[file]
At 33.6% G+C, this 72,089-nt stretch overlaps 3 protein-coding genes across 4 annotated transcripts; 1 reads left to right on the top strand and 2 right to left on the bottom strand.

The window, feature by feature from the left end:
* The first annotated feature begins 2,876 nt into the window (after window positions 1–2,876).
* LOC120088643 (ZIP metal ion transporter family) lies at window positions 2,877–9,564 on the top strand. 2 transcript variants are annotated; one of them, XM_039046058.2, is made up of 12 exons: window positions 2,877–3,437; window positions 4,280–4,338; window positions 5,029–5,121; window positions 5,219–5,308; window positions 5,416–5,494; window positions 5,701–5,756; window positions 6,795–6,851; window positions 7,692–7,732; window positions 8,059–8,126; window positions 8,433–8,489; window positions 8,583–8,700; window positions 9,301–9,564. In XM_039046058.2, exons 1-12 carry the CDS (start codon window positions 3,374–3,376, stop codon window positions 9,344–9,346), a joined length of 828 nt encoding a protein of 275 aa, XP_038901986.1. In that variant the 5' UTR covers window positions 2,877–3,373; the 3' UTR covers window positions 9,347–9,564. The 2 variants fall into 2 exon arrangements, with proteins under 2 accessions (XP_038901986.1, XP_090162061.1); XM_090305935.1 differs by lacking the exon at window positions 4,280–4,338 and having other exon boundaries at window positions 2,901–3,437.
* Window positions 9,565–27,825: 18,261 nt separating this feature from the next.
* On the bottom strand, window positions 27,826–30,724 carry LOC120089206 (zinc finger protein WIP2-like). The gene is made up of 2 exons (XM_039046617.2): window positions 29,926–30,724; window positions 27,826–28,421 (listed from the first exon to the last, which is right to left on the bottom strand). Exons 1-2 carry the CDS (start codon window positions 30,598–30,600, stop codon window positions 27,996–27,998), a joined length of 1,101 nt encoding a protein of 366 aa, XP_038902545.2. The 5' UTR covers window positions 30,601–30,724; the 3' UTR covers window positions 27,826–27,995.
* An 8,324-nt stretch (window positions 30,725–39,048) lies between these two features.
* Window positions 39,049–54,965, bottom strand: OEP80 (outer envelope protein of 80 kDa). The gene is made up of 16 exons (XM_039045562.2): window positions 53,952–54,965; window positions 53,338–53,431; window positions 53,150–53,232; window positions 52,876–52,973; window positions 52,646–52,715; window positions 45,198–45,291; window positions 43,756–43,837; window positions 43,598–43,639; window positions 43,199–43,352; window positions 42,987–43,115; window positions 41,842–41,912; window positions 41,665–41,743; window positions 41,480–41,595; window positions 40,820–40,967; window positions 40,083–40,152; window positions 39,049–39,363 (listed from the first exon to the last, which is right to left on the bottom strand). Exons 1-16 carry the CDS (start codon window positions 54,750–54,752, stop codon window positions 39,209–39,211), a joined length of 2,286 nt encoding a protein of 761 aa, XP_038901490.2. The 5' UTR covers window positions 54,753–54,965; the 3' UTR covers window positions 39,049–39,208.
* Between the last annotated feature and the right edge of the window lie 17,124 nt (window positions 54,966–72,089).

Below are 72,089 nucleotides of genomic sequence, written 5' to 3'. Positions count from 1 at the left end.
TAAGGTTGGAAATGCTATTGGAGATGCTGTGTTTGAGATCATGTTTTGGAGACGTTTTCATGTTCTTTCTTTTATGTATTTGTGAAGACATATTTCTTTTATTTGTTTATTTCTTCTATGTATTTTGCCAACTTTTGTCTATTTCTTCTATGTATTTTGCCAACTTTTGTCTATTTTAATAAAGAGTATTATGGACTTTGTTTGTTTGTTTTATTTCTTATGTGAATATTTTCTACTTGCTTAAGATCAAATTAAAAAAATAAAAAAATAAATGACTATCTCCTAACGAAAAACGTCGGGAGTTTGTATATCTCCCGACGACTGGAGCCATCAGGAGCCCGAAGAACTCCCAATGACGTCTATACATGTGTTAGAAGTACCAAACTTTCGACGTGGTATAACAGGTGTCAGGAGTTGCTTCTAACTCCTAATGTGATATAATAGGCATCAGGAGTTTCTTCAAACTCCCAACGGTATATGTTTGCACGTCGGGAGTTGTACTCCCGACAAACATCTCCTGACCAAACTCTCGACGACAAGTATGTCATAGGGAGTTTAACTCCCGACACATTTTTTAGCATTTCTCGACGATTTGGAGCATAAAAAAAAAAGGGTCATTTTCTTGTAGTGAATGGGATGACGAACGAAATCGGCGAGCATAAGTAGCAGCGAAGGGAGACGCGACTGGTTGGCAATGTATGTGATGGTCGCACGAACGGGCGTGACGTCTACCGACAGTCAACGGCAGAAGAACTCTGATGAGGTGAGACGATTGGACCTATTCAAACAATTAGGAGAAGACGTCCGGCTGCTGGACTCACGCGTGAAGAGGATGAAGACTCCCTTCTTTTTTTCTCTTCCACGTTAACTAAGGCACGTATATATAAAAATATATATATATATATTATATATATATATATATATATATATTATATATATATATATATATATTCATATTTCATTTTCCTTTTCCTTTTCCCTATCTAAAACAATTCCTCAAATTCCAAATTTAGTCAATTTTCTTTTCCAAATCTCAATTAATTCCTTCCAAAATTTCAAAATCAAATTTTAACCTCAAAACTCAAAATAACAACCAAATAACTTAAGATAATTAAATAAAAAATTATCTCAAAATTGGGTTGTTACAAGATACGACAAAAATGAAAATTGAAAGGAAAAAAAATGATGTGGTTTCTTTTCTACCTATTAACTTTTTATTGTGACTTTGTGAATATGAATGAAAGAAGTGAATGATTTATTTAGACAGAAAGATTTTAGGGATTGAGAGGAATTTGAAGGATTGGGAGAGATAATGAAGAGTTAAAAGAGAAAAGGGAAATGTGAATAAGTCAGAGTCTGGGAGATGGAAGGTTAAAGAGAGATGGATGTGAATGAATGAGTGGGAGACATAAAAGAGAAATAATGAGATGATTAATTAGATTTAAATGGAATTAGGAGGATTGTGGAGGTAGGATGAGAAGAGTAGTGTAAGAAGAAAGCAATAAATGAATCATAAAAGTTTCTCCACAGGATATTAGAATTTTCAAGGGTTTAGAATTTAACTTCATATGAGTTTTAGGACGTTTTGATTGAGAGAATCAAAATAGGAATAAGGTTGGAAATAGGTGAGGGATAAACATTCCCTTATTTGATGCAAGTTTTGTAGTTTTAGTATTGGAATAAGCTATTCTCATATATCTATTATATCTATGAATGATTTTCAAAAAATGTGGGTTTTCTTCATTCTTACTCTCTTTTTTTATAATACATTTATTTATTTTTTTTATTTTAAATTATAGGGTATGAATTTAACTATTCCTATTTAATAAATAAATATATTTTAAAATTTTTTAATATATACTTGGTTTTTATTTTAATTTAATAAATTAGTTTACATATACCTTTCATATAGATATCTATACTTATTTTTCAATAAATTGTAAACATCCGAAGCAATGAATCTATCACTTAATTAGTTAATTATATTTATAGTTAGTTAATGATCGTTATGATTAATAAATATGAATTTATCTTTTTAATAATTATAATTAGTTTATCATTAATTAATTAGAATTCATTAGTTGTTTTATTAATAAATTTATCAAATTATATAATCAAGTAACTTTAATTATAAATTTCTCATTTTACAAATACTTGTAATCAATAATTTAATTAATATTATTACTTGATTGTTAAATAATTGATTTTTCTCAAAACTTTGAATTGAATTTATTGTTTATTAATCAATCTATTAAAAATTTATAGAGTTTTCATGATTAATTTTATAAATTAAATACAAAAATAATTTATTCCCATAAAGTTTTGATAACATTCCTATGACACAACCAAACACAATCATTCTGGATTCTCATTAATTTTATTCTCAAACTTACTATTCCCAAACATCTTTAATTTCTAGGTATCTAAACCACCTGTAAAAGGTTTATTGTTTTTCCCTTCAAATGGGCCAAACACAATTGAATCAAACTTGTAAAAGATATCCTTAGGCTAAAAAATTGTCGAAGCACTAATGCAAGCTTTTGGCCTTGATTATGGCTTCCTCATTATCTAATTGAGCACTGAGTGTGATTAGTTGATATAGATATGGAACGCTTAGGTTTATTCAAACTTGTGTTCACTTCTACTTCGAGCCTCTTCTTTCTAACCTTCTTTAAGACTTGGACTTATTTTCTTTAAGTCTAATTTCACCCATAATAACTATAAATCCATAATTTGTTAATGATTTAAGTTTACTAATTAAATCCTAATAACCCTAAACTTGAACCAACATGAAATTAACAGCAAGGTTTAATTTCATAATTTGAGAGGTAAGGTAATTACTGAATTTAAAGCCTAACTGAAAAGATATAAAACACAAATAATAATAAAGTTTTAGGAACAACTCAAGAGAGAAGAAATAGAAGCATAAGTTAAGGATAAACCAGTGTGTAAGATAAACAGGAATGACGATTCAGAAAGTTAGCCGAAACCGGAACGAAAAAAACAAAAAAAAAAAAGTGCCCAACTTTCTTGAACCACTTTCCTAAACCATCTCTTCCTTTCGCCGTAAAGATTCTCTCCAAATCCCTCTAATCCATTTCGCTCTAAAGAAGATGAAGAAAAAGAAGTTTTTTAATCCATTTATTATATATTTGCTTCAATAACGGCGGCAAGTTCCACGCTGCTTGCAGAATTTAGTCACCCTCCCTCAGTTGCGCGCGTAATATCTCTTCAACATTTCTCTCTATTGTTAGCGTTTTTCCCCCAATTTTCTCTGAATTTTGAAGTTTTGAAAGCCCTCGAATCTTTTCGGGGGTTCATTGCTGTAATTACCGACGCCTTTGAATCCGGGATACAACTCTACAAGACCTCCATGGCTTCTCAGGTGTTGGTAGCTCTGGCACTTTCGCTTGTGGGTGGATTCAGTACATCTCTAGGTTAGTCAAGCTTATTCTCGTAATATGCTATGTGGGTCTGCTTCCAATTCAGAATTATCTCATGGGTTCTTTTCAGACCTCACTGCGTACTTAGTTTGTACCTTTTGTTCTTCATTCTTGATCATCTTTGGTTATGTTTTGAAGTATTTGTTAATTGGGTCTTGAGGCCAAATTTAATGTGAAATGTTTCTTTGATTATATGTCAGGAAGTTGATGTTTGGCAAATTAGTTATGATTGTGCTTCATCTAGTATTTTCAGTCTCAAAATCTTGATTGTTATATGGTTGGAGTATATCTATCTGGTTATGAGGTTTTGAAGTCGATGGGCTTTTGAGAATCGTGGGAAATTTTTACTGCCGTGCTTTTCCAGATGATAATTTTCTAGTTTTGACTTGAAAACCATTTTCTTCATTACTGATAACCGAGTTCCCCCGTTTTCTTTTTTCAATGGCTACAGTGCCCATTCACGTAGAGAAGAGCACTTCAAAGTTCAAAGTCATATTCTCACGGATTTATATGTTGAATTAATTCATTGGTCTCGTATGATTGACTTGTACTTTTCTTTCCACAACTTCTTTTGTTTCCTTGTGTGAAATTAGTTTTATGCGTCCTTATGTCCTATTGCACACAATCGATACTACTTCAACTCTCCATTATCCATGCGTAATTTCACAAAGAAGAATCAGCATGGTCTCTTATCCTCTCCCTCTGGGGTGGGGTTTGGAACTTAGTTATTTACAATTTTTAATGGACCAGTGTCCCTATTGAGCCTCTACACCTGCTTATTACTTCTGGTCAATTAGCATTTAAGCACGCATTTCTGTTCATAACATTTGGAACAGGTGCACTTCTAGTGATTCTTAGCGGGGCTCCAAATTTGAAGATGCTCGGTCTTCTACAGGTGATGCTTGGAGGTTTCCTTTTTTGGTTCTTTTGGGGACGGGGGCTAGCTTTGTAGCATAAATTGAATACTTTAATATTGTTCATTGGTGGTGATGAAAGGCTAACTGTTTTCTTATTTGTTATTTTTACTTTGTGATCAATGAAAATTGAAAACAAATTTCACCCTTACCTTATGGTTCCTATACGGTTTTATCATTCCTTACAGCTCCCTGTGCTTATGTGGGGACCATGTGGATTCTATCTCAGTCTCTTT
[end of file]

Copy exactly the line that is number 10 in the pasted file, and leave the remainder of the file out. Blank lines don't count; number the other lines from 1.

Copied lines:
Below are 72,089 nucleotides of genomic sequence, written 5' to 3'. Positions count from 1 at the left end.